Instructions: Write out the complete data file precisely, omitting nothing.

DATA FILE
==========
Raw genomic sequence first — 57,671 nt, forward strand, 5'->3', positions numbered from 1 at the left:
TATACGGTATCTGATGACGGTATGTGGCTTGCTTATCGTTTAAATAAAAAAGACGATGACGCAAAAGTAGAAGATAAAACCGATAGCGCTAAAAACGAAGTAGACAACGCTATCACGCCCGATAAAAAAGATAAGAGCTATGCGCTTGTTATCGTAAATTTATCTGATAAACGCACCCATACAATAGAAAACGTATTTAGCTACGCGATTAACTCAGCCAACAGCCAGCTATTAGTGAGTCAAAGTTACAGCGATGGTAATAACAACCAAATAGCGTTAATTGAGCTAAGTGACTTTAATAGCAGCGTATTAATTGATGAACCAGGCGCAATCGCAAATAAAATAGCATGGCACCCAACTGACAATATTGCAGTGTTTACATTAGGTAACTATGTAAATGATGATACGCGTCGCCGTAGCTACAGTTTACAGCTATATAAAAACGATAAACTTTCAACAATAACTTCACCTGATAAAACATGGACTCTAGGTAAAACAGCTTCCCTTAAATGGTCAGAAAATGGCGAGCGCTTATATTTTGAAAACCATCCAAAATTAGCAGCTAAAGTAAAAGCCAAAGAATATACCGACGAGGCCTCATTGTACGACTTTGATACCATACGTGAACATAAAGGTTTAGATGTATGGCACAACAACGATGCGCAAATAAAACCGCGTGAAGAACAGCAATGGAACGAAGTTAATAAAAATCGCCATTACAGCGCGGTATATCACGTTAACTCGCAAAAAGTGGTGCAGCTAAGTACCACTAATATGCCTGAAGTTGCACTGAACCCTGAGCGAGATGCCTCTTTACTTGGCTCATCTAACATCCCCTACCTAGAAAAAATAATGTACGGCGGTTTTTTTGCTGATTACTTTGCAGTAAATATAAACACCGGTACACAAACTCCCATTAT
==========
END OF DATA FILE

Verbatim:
Raw genomic sequence first — 57,671 nt, forward strand, 5'->3', positions numbered from 1 at the left:
TATACGGTATCTGATGACGGTATGTGGCTTGCTTATCGTTTAAATAAAAAAGACGATGACGCAAAAGTAGAAGATAAAACCGATAGCGCTAAAAACGAAGTAGACAACGCTATCACGCCCGATAAAAAAGATAAGAGCTATGCGCTTGTTATCGTAAATTTATCTGATAAACGCACCCATACAATAGAAAACGTATTTAGCTACGCGATTAACTCAGCCAACAGCCAGCTATTAGTGAGTCAAAGTTACAGCGATGGTAATAACAACCAAATAGCGTTAATTGAGCTAAGTGACTTTAATAGCAGCGTATTAATTGATGAACCAGGCGCAATCGCAAATAAAATAGCATGGCACCCAACTGACAATATTGCAGTGTTTACATTAGGTAACTATGTAAATGATGATACGCGTCGCCGTAGCTACAGTTTACAGCTATATAAAAACGATAAACTTTCAACAATAACTTCACCTGATAAAACATGGACTCTAGGTAAAACAGCTTCCCTTAAATGGTCAGAAAATGGCGAGCGCTTATATTTTGAAAACCATCCAAAATTAGCAGCTAAAGTAAAAGCCAAAGAATATACCGACGAGGCCTCATTGTACGACTTTGATACCATACGTGAACATAAAGGTTTAGATGTATGGCACAACAACGATGCGCAAATAAAACCGCGTGAAGAACAGCAATGGAACGAAGTTAATAAAAATCGCCATTACAGCGCGGTATATCACGTTAACTCGCAAAAAGTGGTGCAGCTAAGTACCACTAATATGCCTGAAGTTGCACTGAACCCTGAGCGAGATGCCTCTTTACTTGGCTCATCTAACATCCCCTACCTAGAAAAAATAATGTACGGCGGTTTTTTTGCTGATTACTTTGCAGTAAATATAAACACCGGTACACAAACTCCCATTAT